5 powerful reminders for when you're feeling overwhelmed

If you're juggling too manyballs and feeling overwhelmed, here’s how you can hit refresh (without letting your balls hit the ground).

An increasing number of us are living with the exhausting daily reality of trying to juggle more and more balls in the air.

It’s not a reality we planned for or one we want to keep going into the future, but it’s one we increasingly find ourselves in at different phases of our lives.

Maybe it’s when you’re trying to nail the big project at work, get your feet under the table of a new job, plan a wedding or get ready for a holiday. Whatever the circumstances, they all add an extra dimension alongside what exists in your already full life.

It’s easy in these situations to feel a sense of overwhelm enter and take over and with it an increasing belief that what you are desperately trying to achieve is insurmountable.

Tangibly overwhelm can manifest itself differently in each one of us. Sometimes it shows up as poor sleep quality, frustration and anger or tears, shortness of breath, neck pain and exhaustion. 

Often we are feeling the impact of our sympathetic nervous system perceiving a threat and responding with a release of hormones which trigger the body to become tense, more alert and quick. This can help us in the short term when faced with physical danger but if the perceived threat is a longer term emotional threat, this reaction can put pressure on the body and lead to a range of stress related health issues such as adrenal fatigue, chronic fatigue, high blood pressure and digestive issues amongst others. In fact research shows us that 75-90% of all visits to Doctors are for stress-related complaints.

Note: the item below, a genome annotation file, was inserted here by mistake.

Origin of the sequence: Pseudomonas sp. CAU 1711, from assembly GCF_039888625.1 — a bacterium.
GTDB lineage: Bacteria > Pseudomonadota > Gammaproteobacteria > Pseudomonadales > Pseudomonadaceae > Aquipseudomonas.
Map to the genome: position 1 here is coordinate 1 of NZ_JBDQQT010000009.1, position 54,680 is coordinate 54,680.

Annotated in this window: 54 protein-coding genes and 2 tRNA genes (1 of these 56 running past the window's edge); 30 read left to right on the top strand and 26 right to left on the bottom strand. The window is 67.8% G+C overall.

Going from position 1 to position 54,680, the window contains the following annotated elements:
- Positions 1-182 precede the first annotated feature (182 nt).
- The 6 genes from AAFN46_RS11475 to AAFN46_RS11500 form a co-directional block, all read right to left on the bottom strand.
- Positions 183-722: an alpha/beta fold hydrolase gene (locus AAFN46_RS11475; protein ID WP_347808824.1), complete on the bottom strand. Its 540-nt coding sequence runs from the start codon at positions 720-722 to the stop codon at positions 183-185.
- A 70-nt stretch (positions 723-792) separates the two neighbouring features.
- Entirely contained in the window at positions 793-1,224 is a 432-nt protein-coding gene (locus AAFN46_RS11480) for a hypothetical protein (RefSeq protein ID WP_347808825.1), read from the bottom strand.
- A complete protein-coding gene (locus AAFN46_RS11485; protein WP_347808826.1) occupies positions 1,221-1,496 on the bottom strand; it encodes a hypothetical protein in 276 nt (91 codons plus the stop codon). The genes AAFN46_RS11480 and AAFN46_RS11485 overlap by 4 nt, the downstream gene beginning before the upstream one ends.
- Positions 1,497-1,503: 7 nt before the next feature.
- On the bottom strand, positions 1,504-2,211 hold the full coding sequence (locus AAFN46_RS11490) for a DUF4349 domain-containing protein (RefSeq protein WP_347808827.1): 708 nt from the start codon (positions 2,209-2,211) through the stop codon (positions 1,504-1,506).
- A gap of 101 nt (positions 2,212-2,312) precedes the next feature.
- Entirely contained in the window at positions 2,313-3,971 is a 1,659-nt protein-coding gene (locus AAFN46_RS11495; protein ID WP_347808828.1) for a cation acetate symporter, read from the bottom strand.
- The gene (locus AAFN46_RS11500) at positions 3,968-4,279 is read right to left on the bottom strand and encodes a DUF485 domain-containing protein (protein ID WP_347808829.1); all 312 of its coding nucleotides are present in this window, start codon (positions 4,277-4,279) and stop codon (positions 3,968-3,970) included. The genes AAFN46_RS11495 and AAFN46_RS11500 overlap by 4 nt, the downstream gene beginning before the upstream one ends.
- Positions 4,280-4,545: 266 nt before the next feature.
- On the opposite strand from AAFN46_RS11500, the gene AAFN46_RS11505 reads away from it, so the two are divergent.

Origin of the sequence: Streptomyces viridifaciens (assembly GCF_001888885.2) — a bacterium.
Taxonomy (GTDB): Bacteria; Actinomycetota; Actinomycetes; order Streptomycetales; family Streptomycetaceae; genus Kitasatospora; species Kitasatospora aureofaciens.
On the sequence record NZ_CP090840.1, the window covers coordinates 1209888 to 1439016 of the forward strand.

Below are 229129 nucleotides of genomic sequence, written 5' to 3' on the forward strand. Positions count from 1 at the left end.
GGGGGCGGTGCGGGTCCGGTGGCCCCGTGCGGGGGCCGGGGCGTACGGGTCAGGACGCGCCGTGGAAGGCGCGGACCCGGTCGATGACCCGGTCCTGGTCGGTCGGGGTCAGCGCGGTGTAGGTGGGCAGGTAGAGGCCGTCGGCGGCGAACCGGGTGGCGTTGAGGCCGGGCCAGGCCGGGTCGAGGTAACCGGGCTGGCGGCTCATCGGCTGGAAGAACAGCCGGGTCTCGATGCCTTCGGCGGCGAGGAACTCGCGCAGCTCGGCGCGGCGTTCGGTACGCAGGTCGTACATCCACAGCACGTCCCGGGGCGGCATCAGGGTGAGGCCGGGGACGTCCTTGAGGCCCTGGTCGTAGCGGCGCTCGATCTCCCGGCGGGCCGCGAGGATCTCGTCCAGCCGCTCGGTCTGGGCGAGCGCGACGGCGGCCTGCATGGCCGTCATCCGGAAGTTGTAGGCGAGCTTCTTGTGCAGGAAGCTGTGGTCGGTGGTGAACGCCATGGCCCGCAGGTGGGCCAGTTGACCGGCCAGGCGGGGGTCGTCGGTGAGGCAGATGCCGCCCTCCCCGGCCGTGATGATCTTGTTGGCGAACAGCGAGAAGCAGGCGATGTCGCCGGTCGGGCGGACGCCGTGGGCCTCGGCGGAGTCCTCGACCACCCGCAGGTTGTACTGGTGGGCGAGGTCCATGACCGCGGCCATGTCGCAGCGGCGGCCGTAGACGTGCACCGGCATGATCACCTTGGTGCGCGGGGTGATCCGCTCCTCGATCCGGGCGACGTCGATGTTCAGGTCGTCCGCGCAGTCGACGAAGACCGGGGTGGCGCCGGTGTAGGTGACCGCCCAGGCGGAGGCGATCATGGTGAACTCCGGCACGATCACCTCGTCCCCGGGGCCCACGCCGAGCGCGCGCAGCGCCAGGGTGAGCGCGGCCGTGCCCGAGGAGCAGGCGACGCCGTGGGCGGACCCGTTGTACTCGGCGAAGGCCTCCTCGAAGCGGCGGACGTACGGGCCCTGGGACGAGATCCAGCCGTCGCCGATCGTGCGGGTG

Researchers have documented rates as high as 50% among medical residents and 85% among financial professionals. Whatever the true figures it’s important to recognize the signs of overwhelm and address them before they turn into burnout.

Often, rather than addressing overwhelm, we try to numb it by turning to short term mechanisms like food, smoking and alcohol. Whilst they seem to provide a short term sense of relief, we know they never help in the long term and an add further issues to our list.

So how can we reduce the overwhelm and focus on the tasks at hand?


Seems both counterintuitive and nigh on impossible when we’ve got so much to do, but once your sympathetic nervous system becomes overwhelmed your sense of clarity diminishes and with it your decision making abilities decline rapidly. Asking your nervous system to process more and more information makes the situation worse, not better.

By creating a sense of space around you, your nervous system can start to replenish and with it your ability to process information and make decisions. For some people this might look like a walk in the park without your phone, for others it’s a long hot bath or a swim at the local pool.

Rick Hanson in his book Buddha’s Brain suggests breathing deeply from your diaphragm along with visualizing yourself in a peaceful place like a forest or secluded beach.